Timothy J. Whelan, MD: When Can Radiotherapy Be Avoided After Breast-Conserving Surgery?

2022 ASCO Annual Meeting


Timothy J. Whelan, MD, of McMaster University and Hamilton Health Sciences, discusses findings from the LUMINA study, which found that women aged 55 or older who had grade 1–2 T1N0 luminal A breast cancer following breast-conserving surgery and were treated with endocrine therapy alone had very low rates of local tumor recurrence at 5 years. These patients, the research suggests, may be able to forgo radiotherapy (Abstract LBA501).


Disclaimer: This video transcript has not been proofread or edited and may contain errors.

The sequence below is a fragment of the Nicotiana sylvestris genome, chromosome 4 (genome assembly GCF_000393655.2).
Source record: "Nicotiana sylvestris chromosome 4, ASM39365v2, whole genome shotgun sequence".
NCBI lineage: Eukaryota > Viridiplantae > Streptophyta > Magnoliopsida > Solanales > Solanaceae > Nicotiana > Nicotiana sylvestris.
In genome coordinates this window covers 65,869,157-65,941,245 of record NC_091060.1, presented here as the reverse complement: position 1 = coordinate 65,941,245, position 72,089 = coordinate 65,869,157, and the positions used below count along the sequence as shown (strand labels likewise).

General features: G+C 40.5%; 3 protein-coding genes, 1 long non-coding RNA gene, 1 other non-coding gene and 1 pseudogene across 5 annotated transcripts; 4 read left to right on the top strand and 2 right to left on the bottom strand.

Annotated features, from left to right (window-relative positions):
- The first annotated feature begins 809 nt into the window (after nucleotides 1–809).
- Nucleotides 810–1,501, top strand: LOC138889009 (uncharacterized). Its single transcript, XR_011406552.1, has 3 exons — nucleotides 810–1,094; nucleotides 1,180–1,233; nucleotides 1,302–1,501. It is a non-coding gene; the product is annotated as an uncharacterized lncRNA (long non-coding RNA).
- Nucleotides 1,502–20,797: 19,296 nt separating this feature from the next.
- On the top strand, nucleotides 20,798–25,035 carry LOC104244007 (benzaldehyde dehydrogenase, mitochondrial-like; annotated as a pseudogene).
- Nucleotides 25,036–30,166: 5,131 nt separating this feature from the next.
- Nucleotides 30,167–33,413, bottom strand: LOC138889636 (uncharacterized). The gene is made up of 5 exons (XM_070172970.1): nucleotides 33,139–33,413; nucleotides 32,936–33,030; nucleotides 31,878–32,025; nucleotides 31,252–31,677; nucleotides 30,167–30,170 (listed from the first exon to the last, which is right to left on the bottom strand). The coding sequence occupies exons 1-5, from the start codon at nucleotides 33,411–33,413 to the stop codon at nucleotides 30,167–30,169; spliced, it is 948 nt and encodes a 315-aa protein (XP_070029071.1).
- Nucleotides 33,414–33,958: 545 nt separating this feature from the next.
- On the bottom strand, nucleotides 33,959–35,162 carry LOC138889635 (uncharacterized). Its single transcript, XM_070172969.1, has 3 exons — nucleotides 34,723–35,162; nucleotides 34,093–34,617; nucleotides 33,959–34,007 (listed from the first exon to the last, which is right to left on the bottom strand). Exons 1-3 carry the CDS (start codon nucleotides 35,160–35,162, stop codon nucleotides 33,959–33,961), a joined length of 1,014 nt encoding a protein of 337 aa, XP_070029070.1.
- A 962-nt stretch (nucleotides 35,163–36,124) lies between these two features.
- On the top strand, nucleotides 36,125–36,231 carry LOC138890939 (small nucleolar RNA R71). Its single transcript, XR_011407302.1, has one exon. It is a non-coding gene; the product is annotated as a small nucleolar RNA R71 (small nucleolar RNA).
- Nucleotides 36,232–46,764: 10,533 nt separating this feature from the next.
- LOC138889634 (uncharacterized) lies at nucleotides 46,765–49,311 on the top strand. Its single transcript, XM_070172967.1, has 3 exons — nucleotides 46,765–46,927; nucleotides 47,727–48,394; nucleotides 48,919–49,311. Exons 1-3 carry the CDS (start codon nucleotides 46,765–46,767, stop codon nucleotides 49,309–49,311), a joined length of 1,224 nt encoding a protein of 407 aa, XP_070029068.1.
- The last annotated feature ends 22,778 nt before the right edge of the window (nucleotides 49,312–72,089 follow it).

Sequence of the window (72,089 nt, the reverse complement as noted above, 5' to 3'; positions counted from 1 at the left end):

Women with breast cancer, early stage breast cancer, are primarily treated with lumpectomy, often endocrine therapy and radiation. And for many years now we've realized that the risk of local recurrence after lumpectomy has been steadily decreasing, and this has been attributed to smaller screen detected cancers, better surgical therapies and better systemic therapy. And radiation itself is associated with significant side effects, both early, such as fatigue and skin irritation, and late side effects such as breast distortion, which can affect cosmesis and quality of life. And rare life threatening side effects such as cardiac disease and second cancers. The question is arisen, can we avoid radiotherapy in women who are already going to have lumpectomy and endocrine therapy? We've done a number of studies which have evaluated clinical pathological factors alone, but haven't been able to identify a very low risk group of patients after lumpectomy and endocrine therapy alone. But over the last two decades, we realized a better understanding of the molecular biology of breast cancer and have identified four major intrinsic subtypes of breast cancer. Luminal A being the most common subtype and also the lowest risk subtype. The objective of our study was to determine women with clinical pathological factors, low risk and the Luminal A subtype who were treated with lumpectomy and endocrine therapy alone. Could they avoid radiotherapy? The Luminal was a prospective cohort study where we followed 500 women who had low clinical risk factors and Luminal A subtype determined by ER, PR, HER2 and a low Ki-67, less than 13.25%, which was measured centrally in three labs using the international working group methods. And we found over five years that women had a very low rate of local recurrence, only 2.3% with the upper border of the 90% confidence interval being 3.8%, which was well below the 5% limit that we had set for ourselves. We believe that this rate is very low and constitutes that we could omit radiotherapy in this low risk subtype. Should point out that the risk of contralateral breast cancer in this group of women was only 1.8%. Very similar to the risk of local recurrence and the risk of any recurrence was only 2.7%. Again, a low risk group of patients. Based on these results in women who meet the clinical criteria for the study, and I'll mention again, they were women less than or equal to 50 or greater than or equal to 55 years of age who had a T1 N0 cancer, grades 1 and 2, and the luminal A subtype as we determined who were treated with endocrine therapy, they can avoid radiotherapy. Now, although Luminal A is a common subtype, we estimate that this group of women probably constitutes about 10 to 15% of all women with breast cancer. Given that the risk of invasive breast cancer is about 300,000 annually per year in North America, we estimate that this would relate to about 30 to 40,000 women per year.